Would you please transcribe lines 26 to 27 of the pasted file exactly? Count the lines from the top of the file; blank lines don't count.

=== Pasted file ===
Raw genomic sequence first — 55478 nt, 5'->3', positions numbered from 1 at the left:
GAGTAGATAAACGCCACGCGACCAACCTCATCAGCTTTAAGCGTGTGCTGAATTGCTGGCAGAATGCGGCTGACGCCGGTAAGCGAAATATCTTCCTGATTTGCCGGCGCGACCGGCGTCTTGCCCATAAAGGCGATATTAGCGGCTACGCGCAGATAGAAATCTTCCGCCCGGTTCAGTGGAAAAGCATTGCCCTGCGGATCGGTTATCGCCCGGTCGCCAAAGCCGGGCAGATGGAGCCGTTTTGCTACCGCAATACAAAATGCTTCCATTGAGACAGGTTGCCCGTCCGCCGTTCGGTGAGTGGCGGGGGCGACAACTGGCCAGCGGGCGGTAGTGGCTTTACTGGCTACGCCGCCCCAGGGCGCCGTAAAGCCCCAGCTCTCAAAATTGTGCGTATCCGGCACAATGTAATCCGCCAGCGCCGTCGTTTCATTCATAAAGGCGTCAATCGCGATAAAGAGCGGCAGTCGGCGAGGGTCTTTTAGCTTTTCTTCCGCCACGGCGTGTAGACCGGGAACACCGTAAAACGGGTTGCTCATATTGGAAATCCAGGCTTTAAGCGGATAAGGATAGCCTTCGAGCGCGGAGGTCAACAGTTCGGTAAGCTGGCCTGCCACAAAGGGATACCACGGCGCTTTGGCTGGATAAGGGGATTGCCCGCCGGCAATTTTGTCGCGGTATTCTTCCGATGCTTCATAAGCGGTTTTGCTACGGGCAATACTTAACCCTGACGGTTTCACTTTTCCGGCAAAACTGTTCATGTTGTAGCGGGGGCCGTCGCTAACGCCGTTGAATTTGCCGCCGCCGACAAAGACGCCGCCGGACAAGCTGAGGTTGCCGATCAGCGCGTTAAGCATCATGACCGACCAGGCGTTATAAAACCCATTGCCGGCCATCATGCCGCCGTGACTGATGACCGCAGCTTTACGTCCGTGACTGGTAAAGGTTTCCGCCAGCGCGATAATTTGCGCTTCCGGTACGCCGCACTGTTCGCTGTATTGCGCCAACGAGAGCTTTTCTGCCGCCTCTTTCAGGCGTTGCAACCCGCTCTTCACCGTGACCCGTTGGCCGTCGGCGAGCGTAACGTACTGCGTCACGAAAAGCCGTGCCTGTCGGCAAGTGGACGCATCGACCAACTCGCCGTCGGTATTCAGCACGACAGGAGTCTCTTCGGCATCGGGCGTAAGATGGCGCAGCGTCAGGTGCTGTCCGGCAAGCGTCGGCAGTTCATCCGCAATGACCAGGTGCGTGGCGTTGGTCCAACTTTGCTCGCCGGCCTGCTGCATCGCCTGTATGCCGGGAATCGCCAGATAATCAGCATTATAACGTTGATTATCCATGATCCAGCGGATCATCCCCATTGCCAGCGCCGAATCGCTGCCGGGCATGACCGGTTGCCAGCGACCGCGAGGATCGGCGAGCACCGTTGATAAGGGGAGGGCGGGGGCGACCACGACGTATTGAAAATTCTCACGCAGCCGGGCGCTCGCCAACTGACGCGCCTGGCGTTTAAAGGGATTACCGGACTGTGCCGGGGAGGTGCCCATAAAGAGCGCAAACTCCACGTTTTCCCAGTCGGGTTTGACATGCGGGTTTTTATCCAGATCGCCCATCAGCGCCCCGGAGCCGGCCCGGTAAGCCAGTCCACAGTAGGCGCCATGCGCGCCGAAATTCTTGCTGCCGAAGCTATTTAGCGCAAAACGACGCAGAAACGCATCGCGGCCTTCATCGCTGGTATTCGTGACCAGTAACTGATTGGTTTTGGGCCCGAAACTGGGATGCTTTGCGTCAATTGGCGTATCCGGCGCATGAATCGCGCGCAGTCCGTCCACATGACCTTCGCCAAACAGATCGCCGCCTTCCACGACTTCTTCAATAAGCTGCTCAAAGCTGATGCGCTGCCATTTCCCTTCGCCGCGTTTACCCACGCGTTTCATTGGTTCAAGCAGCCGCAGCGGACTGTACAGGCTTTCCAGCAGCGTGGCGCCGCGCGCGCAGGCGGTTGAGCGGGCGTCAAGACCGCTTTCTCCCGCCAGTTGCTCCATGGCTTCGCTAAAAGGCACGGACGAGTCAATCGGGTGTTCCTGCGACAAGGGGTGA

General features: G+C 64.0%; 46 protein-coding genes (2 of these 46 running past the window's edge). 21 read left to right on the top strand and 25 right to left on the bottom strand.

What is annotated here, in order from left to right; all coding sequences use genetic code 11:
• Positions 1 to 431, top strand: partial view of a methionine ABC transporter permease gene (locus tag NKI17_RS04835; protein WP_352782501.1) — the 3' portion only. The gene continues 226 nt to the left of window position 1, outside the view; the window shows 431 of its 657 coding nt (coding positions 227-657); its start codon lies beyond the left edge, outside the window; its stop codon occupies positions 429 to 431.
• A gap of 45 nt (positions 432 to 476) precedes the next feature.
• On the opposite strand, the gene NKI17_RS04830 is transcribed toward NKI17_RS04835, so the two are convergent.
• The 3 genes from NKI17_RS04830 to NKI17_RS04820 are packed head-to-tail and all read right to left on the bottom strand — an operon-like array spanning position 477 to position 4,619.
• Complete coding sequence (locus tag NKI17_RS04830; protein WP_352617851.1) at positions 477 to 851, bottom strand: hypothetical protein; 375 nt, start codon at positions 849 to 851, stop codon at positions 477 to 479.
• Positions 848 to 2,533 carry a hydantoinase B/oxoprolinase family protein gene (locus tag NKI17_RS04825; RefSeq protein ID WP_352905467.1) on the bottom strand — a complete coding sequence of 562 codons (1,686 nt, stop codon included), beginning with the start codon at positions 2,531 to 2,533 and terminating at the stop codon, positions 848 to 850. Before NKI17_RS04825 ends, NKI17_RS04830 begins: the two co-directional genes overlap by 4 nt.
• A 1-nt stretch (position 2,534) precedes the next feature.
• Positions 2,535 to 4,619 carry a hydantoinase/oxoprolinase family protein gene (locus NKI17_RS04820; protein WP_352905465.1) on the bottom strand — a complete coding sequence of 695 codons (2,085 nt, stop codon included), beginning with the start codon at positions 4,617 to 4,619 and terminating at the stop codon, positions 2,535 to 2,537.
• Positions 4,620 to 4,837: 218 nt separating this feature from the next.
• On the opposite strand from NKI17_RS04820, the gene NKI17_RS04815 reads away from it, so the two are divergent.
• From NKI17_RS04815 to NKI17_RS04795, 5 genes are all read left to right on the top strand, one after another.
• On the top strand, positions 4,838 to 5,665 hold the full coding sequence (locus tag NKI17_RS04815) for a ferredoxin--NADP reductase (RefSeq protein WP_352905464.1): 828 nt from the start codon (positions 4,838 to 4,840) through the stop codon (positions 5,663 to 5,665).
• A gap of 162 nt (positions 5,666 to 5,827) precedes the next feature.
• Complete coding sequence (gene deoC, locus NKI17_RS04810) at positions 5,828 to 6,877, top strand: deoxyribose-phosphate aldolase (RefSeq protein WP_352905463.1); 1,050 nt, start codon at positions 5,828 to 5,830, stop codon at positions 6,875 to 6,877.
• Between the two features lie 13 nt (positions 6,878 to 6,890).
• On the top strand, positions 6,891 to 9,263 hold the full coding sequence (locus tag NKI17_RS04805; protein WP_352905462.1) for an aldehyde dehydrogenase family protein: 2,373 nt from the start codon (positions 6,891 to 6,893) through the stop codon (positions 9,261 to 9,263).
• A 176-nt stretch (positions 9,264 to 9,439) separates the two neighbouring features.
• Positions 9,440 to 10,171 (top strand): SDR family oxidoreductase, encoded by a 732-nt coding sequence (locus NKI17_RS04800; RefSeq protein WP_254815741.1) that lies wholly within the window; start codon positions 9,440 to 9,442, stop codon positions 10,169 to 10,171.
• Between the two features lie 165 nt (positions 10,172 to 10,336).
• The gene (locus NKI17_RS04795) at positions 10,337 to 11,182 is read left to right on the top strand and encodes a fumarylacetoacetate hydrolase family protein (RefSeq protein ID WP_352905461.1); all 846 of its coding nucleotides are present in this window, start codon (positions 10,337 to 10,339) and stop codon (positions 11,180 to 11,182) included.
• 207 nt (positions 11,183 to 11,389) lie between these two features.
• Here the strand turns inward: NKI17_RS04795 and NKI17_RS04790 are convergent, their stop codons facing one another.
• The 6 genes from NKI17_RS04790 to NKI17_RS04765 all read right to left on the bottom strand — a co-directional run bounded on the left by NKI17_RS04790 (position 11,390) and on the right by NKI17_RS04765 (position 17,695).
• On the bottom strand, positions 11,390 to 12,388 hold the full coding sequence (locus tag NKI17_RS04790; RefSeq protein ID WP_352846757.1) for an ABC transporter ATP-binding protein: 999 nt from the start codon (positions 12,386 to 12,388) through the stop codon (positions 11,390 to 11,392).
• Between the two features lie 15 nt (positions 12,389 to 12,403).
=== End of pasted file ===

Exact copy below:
• Here the strand turns inward: NKI17_RS04795 and NKI17_RS04790 are convergent, their stop codons facing one another.
• The 6 genes from NKI17_RS04790 to NKI17_RS04765 all read right to left on the bottom strand — a co-directional run bounded on the left by NKI17_RS04790 (position 11,390) and on the right by NKI17_RS04765 (position 17,695).